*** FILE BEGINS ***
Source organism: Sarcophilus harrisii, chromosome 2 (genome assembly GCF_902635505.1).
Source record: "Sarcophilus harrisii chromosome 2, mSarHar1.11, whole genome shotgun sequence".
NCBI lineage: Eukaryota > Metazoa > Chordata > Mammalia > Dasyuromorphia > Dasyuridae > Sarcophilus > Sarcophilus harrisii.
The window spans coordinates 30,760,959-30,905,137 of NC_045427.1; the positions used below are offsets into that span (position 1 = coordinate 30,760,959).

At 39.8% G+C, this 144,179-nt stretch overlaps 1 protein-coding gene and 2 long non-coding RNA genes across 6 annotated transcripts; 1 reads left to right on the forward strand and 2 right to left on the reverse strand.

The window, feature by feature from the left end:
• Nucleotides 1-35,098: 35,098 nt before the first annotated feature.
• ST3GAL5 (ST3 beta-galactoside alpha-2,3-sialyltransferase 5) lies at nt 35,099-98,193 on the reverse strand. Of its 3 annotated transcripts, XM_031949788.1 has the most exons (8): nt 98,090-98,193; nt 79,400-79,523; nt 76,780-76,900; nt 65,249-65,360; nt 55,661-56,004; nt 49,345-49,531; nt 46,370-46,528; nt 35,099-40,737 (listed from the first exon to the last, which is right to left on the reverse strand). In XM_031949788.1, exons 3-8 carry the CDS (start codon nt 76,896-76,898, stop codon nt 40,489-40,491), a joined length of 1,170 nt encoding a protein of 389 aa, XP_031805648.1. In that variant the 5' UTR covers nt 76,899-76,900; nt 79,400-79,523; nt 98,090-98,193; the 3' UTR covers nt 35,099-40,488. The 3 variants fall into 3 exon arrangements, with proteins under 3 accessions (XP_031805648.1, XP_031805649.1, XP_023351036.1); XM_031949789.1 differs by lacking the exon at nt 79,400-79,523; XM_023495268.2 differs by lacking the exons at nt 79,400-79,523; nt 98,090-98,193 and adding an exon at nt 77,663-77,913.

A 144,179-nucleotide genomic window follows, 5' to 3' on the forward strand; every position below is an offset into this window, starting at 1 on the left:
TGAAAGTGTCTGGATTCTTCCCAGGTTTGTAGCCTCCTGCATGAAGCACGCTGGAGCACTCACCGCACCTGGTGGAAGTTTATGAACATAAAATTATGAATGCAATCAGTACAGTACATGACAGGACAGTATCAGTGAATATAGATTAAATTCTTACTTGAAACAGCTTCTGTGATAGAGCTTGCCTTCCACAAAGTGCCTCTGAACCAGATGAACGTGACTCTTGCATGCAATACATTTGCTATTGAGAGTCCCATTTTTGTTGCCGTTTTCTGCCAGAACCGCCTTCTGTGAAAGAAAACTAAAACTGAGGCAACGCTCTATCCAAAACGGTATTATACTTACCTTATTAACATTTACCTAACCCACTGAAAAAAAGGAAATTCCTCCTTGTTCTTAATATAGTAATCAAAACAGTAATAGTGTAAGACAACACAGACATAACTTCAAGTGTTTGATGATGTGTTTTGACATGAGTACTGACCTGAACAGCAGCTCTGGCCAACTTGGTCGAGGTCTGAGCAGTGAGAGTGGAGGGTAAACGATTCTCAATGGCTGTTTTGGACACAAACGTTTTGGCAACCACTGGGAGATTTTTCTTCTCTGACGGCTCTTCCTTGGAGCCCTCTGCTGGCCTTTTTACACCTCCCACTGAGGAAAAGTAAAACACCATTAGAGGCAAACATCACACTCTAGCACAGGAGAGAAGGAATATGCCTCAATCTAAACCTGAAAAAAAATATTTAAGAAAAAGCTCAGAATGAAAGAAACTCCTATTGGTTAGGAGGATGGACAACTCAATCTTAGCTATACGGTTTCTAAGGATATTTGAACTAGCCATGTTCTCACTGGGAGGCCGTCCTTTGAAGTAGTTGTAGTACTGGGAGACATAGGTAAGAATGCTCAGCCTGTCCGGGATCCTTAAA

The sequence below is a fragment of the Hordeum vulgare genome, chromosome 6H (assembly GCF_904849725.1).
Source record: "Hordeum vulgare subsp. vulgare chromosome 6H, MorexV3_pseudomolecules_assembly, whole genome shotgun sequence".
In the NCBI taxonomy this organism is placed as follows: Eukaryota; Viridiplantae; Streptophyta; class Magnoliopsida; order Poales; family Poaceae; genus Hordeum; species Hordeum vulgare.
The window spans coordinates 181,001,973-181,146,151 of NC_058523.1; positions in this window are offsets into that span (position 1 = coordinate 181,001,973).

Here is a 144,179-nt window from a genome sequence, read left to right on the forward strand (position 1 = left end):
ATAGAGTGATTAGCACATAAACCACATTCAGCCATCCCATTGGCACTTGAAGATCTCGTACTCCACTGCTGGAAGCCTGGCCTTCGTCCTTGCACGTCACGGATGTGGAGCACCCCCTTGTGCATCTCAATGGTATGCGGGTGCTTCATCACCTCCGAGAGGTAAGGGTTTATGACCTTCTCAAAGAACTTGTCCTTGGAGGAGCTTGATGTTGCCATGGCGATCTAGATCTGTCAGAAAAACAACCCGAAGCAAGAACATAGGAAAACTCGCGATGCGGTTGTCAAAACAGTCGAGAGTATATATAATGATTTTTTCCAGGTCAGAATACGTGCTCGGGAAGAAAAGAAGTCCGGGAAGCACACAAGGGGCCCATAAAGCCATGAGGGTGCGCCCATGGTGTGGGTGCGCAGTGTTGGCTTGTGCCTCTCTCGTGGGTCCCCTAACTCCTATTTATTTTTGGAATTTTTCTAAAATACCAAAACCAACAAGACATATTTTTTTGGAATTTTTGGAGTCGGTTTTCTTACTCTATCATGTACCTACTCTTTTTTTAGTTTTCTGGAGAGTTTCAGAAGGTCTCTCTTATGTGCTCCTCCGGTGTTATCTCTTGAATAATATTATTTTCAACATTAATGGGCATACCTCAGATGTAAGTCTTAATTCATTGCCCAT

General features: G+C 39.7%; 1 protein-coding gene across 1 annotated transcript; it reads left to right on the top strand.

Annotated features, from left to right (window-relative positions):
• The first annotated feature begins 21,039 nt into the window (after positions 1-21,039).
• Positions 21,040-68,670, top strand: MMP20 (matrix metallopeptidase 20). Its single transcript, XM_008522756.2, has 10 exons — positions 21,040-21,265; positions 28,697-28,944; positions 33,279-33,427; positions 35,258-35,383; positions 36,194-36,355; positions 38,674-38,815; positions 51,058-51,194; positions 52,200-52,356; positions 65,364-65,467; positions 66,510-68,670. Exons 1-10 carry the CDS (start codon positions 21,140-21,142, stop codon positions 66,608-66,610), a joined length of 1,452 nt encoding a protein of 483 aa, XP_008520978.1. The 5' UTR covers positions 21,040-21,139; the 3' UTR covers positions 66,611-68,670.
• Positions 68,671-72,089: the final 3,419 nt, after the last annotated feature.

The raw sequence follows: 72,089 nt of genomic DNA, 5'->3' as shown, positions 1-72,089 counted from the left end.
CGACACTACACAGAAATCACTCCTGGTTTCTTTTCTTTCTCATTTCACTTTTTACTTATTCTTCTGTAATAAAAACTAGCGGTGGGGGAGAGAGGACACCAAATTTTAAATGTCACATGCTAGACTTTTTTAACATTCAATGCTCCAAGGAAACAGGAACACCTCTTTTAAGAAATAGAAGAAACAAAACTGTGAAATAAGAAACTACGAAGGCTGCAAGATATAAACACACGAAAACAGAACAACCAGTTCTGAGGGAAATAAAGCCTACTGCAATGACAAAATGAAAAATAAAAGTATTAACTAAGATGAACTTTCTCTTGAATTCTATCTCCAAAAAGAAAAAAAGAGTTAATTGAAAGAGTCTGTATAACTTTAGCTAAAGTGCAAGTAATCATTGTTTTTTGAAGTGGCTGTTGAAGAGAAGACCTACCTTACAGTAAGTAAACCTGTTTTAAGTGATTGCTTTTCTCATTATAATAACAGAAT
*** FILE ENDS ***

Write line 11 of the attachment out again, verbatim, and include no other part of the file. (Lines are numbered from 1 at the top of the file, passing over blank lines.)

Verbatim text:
The sequence below is a fragment of the Hordeum vulgare genome, chromosome 6H (assembly GCF_904849725.1).